Jan Baracz: Mutinys Darling
On ViewPeninsula Art Space
Jan Baracz: Mutiny’S Darling
December 15, 2022 – February 11, 2023
Jan Baracz’s exhibition Mutiny’s Darling at Peninsula Art Space provides a map of the overlooked. The artist utilizes materials marked by subtlety, favoring an inconspicuous tonality that exists somewhere between the woodshed and the boathouse, to address the impinged and imperceptible experience of traversing the ordinary. Baracz reveals the submerged poetics of the unattended—asterisms of the fugitive possibilities easily lost within urban landscapes. Recalling Giovanni Morelli’s interest in the unconscious detail, which lays in wait within the rubbish-heap of observation, Baracz is able to examine the cultural ideology of looking by attending to what is discarded. This is an impulse that recalls Baudelaire’s ragpicker, who “collates the annals of intemperance, the capharnaum of waste,” or the Surrealists and Dadaists, who similarly understood what can be revealed within flea markets and thrift shops, privileging materials that are found and scavenged over those that are purchased. Mutiny’s Darling offers assemblages of the cast-off, allowing us to see what can be learned from materials with no urgency or certainty.
The works in the front room move through plywood, broken glass, and the fragmentary offcuts of molding and cornices. The moments of found objects interacting with the plywood surfaces upon which they are often staged seem quotational and prosaic, distanced from each other and acting as competing or harmonic chords. A red button in Alarm Rise (2022) is darkly humorous, a bathos-laden semiotics of emergency without the possibility of being saved. However, at moments the works adjust to become pictorial, floating into the territories of nightscape and cityscape. Whereas Lethe’s Lure of Lateral Music (2022) evokes an interpretation of sheet music, When Nature Finds A Way with Nurture (2022) stands somewhere in the middle of a landscape and a classroom. A register of rusty, smashed, weathered and botched intensities are kludged into a moody series of flatbed combines. Doomsday Clock (2022) and The Post-Human will be Beautiful (2022) both utilize cracks in ceramic and mirrors to elicit a hopeless millenarian gravitas. Speaking generally, the work benefits from a larger and more panoramic scale, where Baracz can take full advantage of negative space in relation to his materials.
The Weak Link (2021) shifts significations within a single object. A shovel adorned with something knit translates itself into a cello at the handle, producing an erotics of slippage and transition between materials. As boundaries are deterritorialized and trespassed into new meanings, Baracz is able to fully indulge his interest in skeuomorphic tension, where ironies and contrasts within materials run into new identifications, specific but always esoteric and undisclosed. His sculptures recall the semiotic codings of Cal Lane and the shape-shifting material translations of Hugh Hayden, but Baracz works within the intimacy of a vernacular glance.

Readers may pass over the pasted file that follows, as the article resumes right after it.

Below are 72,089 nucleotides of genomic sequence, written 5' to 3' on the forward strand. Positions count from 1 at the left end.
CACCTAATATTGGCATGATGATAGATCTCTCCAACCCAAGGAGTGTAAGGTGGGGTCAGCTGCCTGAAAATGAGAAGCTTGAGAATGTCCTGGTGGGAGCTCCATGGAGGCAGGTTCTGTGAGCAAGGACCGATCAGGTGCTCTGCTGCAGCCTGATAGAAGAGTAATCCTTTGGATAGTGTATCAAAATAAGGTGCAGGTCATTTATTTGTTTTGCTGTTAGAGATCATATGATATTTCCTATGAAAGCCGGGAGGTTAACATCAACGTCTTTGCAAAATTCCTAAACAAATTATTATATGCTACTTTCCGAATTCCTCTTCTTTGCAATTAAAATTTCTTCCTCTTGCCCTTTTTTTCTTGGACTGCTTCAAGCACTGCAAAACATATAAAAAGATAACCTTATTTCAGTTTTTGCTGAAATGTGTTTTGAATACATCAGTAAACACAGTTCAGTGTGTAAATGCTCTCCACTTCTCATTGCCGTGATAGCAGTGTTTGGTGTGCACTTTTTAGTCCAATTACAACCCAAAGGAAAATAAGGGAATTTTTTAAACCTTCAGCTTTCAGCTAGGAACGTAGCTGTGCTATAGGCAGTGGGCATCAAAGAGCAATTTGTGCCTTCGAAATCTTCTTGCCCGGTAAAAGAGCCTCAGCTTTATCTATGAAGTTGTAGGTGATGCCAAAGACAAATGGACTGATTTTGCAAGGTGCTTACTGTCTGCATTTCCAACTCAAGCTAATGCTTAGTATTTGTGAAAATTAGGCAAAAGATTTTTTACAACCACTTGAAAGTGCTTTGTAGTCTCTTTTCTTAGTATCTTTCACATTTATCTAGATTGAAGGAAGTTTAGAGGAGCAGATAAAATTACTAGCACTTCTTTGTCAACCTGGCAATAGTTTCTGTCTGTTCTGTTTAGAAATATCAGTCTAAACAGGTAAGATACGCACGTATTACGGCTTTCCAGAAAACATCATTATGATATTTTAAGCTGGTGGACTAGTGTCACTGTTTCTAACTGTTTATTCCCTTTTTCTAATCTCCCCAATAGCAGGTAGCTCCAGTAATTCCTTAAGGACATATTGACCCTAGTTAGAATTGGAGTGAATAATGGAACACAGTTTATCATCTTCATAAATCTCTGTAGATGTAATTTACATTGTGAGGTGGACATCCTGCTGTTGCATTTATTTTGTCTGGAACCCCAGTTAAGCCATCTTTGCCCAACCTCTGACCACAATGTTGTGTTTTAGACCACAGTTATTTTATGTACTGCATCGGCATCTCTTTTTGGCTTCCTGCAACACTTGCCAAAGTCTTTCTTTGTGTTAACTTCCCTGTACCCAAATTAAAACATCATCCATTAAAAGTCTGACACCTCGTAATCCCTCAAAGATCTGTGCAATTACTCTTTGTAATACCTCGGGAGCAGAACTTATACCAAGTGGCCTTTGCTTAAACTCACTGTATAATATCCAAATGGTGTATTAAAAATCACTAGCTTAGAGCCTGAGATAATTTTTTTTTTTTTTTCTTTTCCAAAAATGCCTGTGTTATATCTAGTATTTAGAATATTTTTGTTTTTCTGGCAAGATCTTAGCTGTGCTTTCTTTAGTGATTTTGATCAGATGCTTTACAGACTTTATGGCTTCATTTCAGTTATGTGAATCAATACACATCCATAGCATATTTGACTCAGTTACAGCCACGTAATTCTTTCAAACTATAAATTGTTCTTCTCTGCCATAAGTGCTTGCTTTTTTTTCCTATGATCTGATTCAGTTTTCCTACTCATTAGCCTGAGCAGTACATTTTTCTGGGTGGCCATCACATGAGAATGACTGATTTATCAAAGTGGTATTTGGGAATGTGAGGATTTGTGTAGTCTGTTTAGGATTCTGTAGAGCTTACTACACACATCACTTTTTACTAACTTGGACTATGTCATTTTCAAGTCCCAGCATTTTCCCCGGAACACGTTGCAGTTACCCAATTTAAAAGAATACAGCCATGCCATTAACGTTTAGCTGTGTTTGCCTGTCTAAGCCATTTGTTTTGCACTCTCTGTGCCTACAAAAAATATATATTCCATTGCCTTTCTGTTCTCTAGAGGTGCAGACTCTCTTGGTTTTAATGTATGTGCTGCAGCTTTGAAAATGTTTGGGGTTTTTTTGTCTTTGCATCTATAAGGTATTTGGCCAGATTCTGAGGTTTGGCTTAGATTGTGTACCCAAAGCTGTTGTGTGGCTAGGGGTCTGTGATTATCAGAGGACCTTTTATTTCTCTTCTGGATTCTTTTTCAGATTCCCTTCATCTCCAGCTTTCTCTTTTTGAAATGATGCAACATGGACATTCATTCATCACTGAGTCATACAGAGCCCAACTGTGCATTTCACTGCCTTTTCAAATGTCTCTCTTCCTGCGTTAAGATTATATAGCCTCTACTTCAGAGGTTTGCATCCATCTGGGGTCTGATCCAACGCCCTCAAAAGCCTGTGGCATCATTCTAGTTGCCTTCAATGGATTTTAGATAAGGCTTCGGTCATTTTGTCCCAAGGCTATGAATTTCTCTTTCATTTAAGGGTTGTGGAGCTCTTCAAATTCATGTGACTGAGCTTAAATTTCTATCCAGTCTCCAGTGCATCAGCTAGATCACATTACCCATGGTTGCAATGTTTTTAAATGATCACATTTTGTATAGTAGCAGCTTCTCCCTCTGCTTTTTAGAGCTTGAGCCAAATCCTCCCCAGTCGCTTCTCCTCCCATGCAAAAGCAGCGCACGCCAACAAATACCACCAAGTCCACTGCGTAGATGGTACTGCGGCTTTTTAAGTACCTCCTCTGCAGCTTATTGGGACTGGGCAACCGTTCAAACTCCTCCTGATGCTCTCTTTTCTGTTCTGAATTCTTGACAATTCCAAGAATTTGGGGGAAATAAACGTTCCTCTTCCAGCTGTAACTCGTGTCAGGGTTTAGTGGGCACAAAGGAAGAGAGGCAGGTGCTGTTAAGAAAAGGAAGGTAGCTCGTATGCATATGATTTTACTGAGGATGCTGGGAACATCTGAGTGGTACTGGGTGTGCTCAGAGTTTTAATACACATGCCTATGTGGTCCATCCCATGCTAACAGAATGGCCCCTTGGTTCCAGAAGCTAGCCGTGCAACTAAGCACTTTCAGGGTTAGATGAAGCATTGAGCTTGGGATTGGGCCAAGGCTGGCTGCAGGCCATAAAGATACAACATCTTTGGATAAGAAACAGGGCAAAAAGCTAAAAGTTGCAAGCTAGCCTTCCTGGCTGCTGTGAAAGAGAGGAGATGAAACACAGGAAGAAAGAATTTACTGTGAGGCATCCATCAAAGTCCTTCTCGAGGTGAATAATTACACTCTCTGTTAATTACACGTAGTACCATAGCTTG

It is Baracz’s video piece Eyebeads By Worlds Held Fast II (n.d.) in the back of the gallery that most clearly frames the ideologies of the assemblages in the front. Two images are projected next to each other, each changing in at a different rhythm, a conversation between color, shape, and repetition. Engaging in pattern recognition, it is an image gin rummy that at an exciting point starts stacking grid after grid after grid. It’s a kind of “I’ll see you and I’ll raise you” gesture, but carried out through images taken by an observant commuter, attentive to the growth of moss between the cracks, interior natures, the vivid and unintended surprises always fighting for presence. Transparencies and overlays are frequent motifs—the moment where the silhouette of a person’s shadow intersects with that of a tree, or the moment when a twisting chain link fence casts shadows through the veins of a leaf caught in it.
Although the patterns and skeuomorphic tensions of the exhibition could be perceived as a pareidolic neurosis, an impulse to scale the fragmentary up to macrocosmic scales, Baracz is at something different. His task is searching for what is occluded, a commuter sublime found within the many tears and cracks within our urban sprawl. A dead bird on a steel floor plate lays with its body at a diagonal perfectly parallel to the diamonds on its axis. Within the weft and warp of the city’s architectures, specifically its concrete and its hardest, most inhuman textures, Baracz delivers the exhilarating feeling of finding the sublime when you’re not expecting it. The pressures of urban functionality and density create aesthetic survivors in many ways. Baracz tries to drop out of the hyper-saturation of consumerism, instead looking for a different speed and register of tones. The Eyebeads video sequence ends on two images of the longing for an unknown elsewhere: two windows, one obscured with condensation, the other looking out from the passenger car of a train onto a great sea.